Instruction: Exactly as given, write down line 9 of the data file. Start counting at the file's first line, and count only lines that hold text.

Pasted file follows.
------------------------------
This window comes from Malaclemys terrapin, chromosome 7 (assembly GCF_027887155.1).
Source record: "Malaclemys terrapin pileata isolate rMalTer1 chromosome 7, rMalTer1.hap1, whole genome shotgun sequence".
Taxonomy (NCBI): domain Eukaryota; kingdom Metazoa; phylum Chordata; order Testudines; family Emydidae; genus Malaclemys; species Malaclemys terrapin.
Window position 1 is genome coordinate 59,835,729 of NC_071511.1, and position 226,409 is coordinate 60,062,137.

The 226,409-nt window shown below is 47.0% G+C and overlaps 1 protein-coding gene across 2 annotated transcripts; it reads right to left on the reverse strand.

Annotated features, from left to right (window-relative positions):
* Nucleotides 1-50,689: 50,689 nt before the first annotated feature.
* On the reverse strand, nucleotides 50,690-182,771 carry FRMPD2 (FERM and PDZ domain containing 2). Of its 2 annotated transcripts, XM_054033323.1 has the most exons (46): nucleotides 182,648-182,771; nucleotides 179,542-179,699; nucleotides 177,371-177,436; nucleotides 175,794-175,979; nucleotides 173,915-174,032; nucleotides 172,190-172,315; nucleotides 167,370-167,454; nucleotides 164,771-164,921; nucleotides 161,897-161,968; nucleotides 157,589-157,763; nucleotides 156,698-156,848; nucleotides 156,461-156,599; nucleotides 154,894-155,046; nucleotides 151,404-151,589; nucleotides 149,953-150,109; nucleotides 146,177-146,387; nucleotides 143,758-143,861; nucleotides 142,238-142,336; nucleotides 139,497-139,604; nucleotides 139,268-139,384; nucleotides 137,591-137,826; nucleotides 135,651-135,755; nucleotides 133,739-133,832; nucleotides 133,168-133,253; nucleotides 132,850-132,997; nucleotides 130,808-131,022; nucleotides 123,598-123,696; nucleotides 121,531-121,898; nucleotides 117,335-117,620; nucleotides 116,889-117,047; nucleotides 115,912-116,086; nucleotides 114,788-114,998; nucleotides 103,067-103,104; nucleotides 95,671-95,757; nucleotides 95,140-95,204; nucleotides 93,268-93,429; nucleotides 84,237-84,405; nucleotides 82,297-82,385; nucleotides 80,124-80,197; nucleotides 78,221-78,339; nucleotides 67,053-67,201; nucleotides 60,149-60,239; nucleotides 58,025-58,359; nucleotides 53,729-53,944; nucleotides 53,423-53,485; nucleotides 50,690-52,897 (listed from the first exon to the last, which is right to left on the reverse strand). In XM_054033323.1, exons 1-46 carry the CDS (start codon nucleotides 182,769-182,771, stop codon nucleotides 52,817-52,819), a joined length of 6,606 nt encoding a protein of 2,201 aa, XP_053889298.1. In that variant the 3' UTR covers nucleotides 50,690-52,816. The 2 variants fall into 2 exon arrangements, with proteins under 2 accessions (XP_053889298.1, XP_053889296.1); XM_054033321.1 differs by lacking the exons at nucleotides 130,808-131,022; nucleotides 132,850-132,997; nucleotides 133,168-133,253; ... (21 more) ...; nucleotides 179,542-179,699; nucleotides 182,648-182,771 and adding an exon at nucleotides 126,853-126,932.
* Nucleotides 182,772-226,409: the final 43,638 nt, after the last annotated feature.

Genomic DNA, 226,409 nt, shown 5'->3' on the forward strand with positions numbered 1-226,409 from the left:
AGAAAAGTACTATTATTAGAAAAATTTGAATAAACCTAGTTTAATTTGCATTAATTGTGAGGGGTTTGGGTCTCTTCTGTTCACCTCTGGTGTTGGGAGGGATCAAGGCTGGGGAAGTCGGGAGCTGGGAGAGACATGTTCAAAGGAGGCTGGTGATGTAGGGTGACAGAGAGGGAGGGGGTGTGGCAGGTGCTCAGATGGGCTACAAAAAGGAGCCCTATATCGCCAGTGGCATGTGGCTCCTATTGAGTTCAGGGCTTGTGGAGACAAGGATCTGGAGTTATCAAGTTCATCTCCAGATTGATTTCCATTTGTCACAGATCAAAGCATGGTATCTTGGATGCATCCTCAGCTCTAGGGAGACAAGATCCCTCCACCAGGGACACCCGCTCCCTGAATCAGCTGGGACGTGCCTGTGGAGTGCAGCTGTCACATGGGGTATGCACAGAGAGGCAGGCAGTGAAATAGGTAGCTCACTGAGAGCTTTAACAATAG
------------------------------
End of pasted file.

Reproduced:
* Nucleotides 182,772-226,409: the final 43,638 nt, after the last annotated feature.